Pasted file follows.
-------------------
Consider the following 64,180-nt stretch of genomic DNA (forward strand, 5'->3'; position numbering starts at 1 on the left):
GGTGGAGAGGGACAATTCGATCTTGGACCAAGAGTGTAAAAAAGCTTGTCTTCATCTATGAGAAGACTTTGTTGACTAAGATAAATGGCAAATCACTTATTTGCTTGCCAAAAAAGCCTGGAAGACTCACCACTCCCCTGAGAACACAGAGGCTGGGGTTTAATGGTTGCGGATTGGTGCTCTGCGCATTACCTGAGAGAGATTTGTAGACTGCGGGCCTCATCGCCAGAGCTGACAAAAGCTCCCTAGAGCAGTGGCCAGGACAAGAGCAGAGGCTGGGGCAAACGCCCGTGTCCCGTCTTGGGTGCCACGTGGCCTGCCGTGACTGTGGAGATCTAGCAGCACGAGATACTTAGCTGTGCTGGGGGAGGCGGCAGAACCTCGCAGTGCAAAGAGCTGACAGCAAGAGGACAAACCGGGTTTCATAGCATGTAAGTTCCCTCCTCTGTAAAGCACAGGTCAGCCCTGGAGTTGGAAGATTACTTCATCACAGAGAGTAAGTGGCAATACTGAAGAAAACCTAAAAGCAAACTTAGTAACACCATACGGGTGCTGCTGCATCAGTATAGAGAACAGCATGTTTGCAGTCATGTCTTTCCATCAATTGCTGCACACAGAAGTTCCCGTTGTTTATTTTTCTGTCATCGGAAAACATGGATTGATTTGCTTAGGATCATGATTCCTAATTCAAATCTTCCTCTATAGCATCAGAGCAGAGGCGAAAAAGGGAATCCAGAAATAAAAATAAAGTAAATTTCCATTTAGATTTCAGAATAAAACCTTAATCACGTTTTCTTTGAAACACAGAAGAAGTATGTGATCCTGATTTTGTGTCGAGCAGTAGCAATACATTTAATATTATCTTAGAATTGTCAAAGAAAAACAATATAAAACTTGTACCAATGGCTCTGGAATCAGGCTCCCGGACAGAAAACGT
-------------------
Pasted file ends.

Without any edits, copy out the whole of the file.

Consider the following 64,180-nt stretch of genomic DNA (forward strand, 5'->3'; position numbering starts at 1 on the left):
GGTGGAGAGGGACAATTCGATCTTGGACCAAGAGTGTAAAAAAGCTTGTCTTCATCTATGAGAAGACTTTGTTGACTAAGATAAATGGCAAATCACTTATTTGCTTGCCAAAAAAGCCTGGAAGACTCACCACTCCCCTGAGAACACAGAGGCTGGGGTTTAATGGTTGCGGATTGGTGCTCTGCGCATTACCTGAGAGAGATTTGTAGACTGCGGGCCTCATCGCCAGAGCTGACAAAAGCTCCCTAGAGCAGTGGCCAGGACAAGAGCAGAGGCTGGGGCAAACGCCCGTGTCCCGTCTTGGGTGCCACGTGGCCTGCCGTGACTGTGGAGATCTAGCAGCACGAGATACTTAGCTGTGCTGGGGGAGGCGGCAGAACCTCGCAGTGCAAAGAGCTGACAGCAAGAGGACAAACCGGGTTTCATAGCATGTAAGTTCCCTCCTCTGTAAAGCACAGGTCAGCCCTGGAGTTGGAAGATTACTTCATCACAGAGAGTAAGTGGCAATACTGAAGAAAACCTAAAAGCAAACTTAGTAACACCATACGGGTGCTGCTGCATCAGTATAGAGAACAGCATGTTTGCAGTCATGTCTTTCCATCAATTGCTGCACACAGAAGTTCCCGTTGTTTATTTTTCTGTCATCGGAAAACATGGATTGATTTGCTTAGGATCATGATTCCTAATTCAAATCTTCCTCTATAGCATCAGAGCAGAGGCGAAAAAGGGAATCCAGAAATAAAAATAAAGTAAATTTCCATTTAGATTTCAGAATAAAACCTTAATCACGTTTTCTTTGAAACACAGAAGAAGTATGTGATCCTGATTTTGTGTCGAGCAGTAGCAATACATTTAATATTATCTTAGAATTGTCAAAGAAAAACAATATAAAACTTGTACCAATGGCTCTGGAATCAGGCTCCCGGACAGAAAACGT